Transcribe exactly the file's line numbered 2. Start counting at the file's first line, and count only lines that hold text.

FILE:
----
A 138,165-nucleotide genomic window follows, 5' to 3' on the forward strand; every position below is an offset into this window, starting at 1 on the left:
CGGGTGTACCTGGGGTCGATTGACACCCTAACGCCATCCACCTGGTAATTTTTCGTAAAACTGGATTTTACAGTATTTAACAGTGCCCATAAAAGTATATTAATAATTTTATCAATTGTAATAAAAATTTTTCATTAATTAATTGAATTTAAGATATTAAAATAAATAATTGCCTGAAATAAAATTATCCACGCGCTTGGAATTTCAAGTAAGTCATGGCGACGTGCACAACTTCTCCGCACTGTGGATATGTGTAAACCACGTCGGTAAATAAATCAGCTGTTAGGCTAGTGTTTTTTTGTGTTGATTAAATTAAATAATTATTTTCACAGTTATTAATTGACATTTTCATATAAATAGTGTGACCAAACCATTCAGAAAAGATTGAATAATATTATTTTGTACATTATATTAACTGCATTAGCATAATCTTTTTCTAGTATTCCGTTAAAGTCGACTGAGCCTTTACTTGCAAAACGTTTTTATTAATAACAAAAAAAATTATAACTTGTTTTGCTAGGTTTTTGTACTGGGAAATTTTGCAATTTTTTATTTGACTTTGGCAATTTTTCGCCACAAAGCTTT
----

CGGGTGTACCTGGGGTCGATTGACACCCTAACGCCATCCACCTGGTAATTTTTCGTAAAACTGGATTTTACAGTATTTAACAGTGCCCATAAAAGTATATTAATAATTTTATCAATTGTAATAAAAATTTTTCATTAATTAATTGAATTTAAGATATTAAAATAAATAATTGCCTGAAATAAAATTATCCACGCGCTTGGAATTTCAAGTAAGTCATGGCGACGTGCACAACTTCTCCGCACTGTGGATATGTGTAAACCACGTCGGTAAATAAATCAGCTGTTAGGCTAGTGTTTTTTTGTGTTGATTAAATTAAATAATTATTTTCACAGTTATTAATTGACATTTTCATATAAATAGTGTGACCAAACCATTCAGAAAAGATTGAATAATATTATTTTGTACATTATATTAACTGCATTAGCATAATCTTTTTCTAGTATTCCGTTAAAGTCGACTGAGCCTTTACTTGCAAAACGTTTTTATTAATAACAAAAAAAATTATAACTTGTTTTGCTAGGTTTTTGTACTGGGAAATTTTGCAATTTTTTATTTGACTTTGGCAATTTTTCGCCACAAAGCTTT